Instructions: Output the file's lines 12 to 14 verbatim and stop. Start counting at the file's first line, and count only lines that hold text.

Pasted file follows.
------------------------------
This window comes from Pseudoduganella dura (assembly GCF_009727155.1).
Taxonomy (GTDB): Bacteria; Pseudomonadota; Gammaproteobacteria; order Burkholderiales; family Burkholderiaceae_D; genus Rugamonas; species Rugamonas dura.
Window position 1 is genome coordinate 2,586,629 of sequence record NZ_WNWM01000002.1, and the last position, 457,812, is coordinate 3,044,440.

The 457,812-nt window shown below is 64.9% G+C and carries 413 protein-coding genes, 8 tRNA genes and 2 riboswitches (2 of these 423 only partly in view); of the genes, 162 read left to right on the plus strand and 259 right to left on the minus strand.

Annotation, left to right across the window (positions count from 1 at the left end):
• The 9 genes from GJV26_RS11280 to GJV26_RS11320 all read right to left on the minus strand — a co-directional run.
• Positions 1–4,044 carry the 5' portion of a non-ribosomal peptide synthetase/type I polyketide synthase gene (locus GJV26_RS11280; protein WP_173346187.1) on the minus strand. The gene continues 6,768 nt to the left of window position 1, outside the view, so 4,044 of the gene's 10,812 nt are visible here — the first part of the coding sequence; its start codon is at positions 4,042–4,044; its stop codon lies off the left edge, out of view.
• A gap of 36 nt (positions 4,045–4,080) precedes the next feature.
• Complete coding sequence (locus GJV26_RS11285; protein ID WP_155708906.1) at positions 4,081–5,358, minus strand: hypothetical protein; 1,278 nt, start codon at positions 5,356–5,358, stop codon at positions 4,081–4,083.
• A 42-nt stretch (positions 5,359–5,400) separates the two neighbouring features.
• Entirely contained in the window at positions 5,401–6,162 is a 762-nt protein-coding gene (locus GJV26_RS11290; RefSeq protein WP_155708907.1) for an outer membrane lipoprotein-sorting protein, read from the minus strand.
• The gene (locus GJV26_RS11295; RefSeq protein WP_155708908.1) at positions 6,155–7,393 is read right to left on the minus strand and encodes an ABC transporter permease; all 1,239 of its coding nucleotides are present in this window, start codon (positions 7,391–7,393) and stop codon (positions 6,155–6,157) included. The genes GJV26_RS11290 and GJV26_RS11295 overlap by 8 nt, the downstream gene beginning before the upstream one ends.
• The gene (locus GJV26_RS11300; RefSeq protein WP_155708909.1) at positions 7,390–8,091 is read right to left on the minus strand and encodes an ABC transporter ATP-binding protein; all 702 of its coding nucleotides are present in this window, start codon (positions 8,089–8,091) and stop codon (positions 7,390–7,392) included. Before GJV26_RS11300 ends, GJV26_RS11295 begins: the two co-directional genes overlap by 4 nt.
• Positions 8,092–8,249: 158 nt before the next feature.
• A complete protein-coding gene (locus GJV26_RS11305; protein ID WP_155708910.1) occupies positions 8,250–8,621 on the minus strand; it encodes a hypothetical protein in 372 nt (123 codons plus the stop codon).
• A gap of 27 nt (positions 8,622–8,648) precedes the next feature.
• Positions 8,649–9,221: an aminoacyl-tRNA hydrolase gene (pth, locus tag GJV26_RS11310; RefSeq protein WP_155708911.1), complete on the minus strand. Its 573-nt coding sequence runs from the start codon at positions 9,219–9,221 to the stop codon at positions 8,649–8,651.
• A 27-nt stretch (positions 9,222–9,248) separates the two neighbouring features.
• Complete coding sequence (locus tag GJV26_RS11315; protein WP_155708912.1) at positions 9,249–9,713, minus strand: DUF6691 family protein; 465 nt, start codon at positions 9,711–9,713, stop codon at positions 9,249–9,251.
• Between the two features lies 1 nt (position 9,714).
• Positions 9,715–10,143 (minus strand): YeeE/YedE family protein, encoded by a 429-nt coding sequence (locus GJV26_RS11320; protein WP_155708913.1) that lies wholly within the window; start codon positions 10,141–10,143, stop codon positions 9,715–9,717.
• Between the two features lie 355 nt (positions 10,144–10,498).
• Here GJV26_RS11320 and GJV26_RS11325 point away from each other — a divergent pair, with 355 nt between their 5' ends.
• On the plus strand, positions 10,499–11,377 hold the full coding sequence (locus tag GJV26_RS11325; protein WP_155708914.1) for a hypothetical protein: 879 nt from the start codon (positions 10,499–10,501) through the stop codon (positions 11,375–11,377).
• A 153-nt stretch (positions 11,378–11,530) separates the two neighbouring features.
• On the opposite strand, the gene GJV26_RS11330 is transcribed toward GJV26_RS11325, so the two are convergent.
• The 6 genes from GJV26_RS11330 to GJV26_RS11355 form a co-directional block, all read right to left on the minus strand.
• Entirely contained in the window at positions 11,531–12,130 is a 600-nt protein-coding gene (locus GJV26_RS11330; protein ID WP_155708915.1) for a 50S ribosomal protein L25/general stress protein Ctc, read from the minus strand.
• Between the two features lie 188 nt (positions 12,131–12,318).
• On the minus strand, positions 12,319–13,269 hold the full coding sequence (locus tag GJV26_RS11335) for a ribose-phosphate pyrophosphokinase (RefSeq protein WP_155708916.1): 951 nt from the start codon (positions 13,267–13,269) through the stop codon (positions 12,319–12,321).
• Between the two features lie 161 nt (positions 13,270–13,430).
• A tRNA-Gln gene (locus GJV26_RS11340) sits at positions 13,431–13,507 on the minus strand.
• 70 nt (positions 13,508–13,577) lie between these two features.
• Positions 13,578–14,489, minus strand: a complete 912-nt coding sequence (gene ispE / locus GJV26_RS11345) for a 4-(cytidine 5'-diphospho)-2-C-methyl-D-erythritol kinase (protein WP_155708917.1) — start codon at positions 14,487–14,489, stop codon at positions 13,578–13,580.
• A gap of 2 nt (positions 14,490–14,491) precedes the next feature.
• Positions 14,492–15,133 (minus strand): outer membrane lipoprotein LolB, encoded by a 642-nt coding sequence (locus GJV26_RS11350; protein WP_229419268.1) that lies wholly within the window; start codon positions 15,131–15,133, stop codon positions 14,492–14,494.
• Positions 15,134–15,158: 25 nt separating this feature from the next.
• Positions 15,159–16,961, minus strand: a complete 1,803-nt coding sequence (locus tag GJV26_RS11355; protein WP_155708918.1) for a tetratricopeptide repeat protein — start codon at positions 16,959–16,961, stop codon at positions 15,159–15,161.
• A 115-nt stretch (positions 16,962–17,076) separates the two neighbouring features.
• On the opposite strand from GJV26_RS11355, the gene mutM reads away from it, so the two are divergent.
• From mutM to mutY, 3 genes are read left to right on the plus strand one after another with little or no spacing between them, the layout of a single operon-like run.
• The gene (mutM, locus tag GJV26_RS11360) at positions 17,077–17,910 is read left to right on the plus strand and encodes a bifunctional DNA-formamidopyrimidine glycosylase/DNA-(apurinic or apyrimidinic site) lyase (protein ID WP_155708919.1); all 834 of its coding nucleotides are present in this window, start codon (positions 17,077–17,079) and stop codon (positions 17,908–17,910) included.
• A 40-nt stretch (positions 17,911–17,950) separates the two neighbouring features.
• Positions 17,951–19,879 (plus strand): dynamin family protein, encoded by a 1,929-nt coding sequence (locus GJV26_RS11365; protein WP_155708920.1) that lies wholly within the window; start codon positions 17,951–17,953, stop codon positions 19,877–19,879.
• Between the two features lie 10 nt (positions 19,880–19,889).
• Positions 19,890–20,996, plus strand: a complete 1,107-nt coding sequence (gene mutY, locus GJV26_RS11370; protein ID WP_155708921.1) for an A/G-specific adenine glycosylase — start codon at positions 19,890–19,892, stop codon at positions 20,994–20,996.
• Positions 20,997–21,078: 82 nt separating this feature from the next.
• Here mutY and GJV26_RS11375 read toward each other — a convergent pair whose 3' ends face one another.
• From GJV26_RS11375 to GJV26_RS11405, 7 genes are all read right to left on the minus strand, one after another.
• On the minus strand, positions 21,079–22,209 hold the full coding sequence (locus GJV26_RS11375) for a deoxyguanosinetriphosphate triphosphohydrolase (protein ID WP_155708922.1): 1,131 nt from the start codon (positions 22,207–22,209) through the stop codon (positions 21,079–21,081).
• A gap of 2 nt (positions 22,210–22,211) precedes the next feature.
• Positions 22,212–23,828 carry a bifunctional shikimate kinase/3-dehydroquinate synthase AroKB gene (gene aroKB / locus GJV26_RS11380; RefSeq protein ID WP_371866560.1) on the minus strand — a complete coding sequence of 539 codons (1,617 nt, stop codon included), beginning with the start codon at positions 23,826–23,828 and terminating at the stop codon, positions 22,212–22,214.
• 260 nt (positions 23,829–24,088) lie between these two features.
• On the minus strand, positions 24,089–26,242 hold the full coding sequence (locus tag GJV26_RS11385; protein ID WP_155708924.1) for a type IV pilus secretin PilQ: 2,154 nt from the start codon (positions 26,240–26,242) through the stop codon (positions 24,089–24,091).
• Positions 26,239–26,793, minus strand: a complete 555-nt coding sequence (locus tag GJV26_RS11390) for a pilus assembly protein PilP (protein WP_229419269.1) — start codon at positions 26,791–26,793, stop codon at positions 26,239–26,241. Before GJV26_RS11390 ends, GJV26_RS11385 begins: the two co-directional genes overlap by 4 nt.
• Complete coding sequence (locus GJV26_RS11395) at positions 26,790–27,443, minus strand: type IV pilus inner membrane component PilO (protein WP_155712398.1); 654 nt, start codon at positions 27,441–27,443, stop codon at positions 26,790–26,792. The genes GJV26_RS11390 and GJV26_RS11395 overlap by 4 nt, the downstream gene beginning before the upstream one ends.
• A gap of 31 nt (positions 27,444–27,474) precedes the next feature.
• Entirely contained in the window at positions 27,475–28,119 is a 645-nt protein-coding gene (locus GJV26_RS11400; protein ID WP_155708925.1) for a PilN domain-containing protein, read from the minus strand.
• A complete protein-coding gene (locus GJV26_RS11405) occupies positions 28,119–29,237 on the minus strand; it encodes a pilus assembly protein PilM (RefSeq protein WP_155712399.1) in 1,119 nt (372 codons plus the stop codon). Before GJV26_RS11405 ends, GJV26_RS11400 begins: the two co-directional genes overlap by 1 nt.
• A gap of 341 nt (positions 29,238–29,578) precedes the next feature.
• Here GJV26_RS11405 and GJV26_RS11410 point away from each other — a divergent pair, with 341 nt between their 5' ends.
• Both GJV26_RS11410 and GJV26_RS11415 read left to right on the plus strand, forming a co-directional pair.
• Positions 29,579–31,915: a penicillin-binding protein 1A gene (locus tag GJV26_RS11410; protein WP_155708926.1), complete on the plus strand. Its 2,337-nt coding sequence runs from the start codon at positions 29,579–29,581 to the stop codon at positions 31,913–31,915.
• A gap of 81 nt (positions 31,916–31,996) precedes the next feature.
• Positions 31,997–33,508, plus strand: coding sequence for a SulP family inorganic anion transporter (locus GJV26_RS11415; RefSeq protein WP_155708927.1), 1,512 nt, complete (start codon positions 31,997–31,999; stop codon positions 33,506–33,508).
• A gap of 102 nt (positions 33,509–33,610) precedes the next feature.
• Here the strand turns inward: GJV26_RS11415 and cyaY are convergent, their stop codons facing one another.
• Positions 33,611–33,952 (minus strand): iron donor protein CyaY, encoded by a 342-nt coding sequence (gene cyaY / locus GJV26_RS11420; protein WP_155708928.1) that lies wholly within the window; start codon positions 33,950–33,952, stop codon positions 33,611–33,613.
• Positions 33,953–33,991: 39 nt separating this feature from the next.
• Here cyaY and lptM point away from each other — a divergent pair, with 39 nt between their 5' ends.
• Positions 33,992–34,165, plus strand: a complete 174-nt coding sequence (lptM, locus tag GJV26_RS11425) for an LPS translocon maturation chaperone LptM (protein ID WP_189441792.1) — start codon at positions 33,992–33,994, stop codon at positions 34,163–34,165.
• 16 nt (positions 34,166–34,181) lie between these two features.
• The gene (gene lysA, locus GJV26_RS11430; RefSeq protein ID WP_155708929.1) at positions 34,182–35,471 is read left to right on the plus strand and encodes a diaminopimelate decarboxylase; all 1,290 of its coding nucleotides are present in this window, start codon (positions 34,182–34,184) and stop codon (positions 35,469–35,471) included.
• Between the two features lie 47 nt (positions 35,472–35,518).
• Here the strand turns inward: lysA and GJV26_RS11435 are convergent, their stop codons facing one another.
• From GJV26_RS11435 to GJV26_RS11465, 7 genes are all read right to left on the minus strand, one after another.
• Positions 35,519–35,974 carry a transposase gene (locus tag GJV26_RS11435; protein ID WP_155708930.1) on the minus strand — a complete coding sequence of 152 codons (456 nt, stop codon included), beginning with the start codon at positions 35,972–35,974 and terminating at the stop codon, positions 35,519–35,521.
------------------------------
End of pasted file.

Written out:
• The gene (locus GJV26_RS11295; RefSeq protein WP_155708908.1) at positions 6,155–7,393 is read right to left on the minus strand and encodes an ABC transporter permease; all 1,239 of its coding nucleotides are present in this window, start codon (positions 7,391–7,393) and stop codon (positions 6,155–6,157) included. The genes GJV26_RS11290 and GJV26_RS11295 overlap by 8 nt, the downstream gene beginning before the upstream one ends.
• The gene (locus GJV26_RS11300; RefSeq protein WP_155708909.1) at positions 7,390–8,091 is read right to left on the minus strand and encodes an ABC transporter ATP-binding protein; all 702 of its coding nucleotides are present in this window, start codon (positions 8,089–8,091) and stop codon (positions 7,390–7,392) included. Before GJV26_RS11300 ends, GJV26_RS11295 begins: the two co-directional genes overlap by 4 nt.
• Positions 8,092–8,249: 158 nt before the next feature.